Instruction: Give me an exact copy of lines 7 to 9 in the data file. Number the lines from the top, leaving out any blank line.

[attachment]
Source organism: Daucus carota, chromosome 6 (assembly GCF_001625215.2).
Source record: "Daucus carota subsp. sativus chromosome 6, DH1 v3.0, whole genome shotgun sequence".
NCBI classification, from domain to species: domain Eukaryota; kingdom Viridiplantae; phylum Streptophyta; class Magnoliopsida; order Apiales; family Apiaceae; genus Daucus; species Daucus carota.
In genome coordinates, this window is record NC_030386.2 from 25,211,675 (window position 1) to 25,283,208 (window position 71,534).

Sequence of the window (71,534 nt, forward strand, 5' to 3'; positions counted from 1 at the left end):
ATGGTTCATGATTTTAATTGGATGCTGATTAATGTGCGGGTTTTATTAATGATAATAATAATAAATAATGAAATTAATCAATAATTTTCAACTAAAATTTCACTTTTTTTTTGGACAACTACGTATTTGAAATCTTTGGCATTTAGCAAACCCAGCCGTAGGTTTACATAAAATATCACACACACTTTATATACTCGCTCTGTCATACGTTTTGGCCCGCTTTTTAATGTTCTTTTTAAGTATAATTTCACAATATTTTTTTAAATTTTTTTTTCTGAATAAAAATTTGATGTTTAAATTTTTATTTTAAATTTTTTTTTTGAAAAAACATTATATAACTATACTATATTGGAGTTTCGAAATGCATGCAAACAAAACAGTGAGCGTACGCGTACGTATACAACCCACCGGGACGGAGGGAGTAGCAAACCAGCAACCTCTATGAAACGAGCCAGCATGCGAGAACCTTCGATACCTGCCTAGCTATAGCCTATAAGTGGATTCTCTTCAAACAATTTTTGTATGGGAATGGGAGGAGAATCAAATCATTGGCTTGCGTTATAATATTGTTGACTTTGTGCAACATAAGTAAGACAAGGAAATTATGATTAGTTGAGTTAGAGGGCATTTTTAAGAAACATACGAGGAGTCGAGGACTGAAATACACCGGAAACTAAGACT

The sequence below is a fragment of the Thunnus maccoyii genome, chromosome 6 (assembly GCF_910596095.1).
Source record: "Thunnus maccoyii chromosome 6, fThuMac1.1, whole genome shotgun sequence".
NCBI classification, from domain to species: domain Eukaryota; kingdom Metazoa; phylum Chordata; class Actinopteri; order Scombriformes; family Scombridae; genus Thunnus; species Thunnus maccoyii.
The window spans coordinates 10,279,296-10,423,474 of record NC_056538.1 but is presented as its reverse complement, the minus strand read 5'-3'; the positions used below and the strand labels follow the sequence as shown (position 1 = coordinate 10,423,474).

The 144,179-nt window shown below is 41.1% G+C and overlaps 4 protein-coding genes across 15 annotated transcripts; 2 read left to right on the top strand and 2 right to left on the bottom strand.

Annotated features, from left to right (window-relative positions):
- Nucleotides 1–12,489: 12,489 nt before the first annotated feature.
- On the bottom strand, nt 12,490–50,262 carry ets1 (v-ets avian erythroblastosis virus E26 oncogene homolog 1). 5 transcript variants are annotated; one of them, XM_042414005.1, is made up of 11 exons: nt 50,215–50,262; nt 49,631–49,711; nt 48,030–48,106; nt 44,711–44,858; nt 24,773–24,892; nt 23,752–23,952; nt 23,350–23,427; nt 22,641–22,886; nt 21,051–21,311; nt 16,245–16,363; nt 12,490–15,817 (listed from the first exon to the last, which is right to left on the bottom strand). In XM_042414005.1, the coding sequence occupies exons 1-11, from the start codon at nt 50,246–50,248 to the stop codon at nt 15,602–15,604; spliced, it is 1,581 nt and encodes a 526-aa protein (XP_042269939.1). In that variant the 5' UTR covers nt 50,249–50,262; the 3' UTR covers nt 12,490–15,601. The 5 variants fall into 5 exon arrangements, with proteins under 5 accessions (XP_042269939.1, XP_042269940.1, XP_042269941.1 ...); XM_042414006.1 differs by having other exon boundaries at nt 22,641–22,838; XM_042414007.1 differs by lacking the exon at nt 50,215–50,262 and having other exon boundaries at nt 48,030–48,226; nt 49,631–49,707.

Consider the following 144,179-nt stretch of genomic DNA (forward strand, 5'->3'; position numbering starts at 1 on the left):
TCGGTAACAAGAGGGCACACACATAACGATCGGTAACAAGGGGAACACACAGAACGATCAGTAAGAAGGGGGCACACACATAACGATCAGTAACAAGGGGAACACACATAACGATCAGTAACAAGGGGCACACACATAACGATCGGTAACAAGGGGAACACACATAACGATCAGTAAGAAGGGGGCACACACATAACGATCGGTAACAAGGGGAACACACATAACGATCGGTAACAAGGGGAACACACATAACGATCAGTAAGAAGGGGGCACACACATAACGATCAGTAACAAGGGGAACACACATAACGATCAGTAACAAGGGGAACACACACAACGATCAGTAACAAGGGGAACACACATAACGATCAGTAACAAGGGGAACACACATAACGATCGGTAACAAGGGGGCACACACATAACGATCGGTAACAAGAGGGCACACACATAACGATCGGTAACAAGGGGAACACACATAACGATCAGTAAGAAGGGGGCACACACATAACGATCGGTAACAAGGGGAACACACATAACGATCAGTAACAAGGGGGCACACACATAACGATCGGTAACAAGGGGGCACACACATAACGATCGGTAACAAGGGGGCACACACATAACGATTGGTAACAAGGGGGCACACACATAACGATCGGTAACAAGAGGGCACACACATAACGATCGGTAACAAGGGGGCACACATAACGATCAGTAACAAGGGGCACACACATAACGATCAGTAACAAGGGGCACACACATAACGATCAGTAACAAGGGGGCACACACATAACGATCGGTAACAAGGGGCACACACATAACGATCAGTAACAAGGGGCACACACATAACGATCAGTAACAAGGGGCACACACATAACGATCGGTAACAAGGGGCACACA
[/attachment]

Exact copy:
The sequence below is a fragment of the Thunnus maccoyii genome, chromosome 6 (assembly GCF_910596095.1).
Source record: "Thunnus maccoyii chromosome 6, fThuMac1.1, whole genome shotgun sequence".
NCBI classification, from domain to species: domain Eukaryota; kingdom Metazoa; phylum Chordata; class Actinopteri; order Scombriformes; family Scombridae; genus Thunnus; species Thunnus maccoyii.